Letter 27 Feabhra 2014 (unsent)
A chara,
U2's latest song Invisible finishes with the sentence "There is no them there is ...
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Díospóireacht faoi Gaeilge/Debate about Gaeilge Feabhra 2014


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Díospóireacht faoi Gaeilge/Debate about Gaeilge Feabhra 2014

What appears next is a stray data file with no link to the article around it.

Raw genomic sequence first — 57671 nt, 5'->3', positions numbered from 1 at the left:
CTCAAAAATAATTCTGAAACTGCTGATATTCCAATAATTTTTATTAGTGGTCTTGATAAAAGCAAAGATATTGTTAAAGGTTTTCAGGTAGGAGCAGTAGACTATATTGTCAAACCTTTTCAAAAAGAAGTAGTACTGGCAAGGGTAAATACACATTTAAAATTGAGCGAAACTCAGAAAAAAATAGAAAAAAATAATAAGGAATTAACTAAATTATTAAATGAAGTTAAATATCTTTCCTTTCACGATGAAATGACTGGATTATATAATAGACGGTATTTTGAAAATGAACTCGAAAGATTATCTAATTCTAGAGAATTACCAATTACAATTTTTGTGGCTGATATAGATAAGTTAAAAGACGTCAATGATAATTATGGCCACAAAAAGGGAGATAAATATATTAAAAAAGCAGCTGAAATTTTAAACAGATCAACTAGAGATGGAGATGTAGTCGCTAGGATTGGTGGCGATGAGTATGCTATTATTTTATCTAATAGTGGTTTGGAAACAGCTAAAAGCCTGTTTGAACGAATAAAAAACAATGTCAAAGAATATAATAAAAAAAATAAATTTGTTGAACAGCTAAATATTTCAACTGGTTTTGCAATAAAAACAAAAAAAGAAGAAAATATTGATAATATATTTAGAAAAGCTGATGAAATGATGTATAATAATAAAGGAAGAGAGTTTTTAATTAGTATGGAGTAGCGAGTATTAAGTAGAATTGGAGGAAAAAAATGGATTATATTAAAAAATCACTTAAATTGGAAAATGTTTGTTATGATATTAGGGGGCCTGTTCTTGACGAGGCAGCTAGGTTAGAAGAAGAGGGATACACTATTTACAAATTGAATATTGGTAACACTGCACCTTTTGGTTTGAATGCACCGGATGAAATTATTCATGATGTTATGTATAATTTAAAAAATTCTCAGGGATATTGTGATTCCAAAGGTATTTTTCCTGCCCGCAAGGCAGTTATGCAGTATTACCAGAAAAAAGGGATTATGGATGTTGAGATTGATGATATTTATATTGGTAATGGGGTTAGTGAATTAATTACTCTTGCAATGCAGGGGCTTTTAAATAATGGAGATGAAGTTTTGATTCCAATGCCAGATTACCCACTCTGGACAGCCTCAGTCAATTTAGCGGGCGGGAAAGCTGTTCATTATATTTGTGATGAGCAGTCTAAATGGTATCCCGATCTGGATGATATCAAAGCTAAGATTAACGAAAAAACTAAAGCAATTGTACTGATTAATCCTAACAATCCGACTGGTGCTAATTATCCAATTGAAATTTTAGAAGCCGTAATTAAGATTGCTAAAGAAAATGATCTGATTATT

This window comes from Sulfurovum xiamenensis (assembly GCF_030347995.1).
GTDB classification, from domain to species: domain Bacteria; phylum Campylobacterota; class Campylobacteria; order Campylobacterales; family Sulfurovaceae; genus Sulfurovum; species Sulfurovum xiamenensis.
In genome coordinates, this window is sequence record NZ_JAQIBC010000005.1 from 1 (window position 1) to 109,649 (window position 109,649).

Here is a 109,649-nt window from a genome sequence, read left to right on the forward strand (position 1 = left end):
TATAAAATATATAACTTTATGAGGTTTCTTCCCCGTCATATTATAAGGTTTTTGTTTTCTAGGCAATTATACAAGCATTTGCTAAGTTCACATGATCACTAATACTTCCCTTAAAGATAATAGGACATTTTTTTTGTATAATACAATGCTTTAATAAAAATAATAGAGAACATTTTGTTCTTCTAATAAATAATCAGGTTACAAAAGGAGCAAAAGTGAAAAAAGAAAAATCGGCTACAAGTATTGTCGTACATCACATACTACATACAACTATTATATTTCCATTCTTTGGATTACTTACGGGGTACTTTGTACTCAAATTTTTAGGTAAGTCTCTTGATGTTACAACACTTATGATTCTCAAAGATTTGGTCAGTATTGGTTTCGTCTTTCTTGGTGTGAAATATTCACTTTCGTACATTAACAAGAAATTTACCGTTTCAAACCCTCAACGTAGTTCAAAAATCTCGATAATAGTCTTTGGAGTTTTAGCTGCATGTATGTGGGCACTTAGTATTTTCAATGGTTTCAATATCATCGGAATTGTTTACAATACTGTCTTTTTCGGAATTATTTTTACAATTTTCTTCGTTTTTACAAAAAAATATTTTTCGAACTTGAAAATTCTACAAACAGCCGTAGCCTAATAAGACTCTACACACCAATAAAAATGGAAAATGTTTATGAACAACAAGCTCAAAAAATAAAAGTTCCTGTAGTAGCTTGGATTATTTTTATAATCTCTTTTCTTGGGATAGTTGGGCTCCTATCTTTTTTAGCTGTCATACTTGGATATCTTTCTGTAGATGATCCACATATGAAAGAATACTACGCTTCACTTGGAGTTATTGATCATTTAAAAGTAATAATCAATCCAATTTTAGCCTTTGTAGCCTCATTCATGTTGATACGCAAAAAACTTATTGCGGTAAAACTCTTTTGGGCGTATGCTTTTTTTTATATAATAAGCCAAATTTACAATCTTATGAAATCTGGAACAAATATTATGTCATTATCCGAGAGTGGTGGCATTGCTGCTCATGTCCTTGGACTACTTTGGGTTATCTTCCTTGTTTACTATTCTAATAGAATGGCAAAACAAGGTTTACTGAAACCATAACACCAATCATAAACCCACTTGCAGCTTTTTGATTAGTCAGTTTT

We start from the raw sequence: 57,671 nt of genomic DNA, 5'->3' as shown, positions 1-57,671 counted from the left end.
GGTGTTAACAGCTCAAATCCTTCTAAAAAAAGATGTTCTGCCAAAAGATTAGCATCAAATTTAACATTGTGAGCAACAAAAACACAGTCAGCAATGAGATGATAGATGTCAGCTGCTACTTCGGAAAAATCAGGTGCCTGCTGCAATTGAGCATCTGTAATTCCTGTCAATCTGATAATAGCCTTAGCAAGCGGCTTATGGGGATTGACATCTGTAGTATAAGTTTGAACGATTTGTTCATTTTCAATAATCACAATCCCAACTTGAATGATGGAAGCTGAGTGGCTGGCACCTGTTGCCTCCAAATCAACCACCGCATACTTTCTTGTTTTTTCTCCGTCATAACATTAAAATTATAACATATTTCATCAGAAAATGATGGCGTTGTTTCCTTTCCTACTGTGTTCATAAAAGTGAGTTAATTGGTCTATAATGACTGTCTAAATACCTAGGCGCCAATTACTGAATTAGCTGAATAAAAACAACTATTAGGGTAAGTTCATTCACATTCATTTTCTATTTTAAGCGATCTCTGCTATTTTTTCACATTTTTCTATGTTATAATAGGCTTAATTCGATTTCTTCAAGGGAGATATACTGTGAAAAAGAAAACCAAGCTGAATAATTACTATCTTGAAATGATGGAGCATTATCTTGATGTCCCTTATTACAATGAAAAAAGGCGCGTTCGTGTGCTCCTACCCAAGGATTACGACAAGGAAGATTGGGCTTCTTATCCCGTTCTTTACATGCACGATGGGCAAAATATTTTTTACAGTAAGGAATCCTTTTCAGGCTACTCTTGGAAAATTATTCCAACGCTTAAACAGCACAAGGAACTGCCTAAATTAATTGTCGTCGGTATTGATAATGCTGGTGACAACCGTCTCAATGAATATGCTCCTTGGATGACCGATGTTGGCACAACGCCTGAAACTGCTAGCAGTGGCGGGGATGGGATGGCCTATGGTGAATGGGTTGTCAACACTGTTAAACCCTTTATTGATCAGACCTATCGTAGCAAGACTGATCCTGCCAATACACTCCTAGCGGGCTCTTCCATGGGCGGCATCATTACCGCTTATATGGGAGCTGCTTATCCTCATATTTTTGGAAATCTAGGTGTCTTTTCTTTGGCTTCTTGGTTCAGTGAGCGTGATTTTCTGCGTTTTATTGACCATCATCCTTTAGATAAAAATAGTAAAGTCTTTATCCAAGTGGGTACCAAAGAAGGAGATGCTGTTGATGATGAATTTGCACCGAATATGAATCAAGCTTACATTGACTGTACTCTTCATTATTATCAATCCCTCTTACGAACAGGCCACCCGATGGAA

1. 1. Letter 27 Feabhra 2014 (unsent) A chara, U2's latest song Invisible finishes with the sentence "There is no them there is only us". I wish the Irish language marchers and supporters would think about that and also what John F. Kennedy famously said "Ask not what your country can do for you but what you can do for your country". Irish is very rarely existent as a spoken language in most of the country and outside of State support Irish is not often used on signage. Irish is to too many people only an official language in Ireland and not a real living one outside of State support and official and formal occasions. I don't think this is a good thing and I wish it was otherwise, and indeed work and have worked over the last ten years to increase the visibility of it in my community through putting up signs in Irish in thirty shops and other business premises in my part of Dublin and working with the late Pádraig Ó Cuanacháin and Gael-Taca to assist to get new residential developments named in Irish during the 00's many of which which can be seen throughout most of Ireland, but to blame Irish speaking politicians like our Taoiseach Enda Kenny, Tánaiste Eamon Gilmore and Minister of State of the Dept. of the Gaeltacht Dinny McGinley for the small number of Irish speakers in most of the public sector is ridiculous. I would have gone on the march in Dublin recently ar son na cúise (for the cause) but I believe what Conradh na Gaeilge, today's Gael-Taca and Comhluadar and supporters want is unrealistic. We cannot artificially socially engineer our public service just so a tiny number of Irish speakers are catered for. Language for me is primarily for communicating. Do the dearg le fearg protesters have anything positive to say about and through the Irish language outside of during formal occasions and talking to themselves? I agree with these Irish speakers aspirations in terms of all State services being available through Irish to the same level as they are in English- bar of course the ridiculous translation of most annual reports and most County and City Development Plans- but unlike Conradh na Gaeilge and their friends who were on the march last week I think that will only happen naturally as, hopefully, the number of Irish speakers in the State grows naturally. Politicians can help, and Dinny McGinley is helping in that a target of 6% of new workers in the public sector will be Irish speakers, but to make wild requests or demands past that is ludicrous. Le dea-ghuí, Darren J. Prior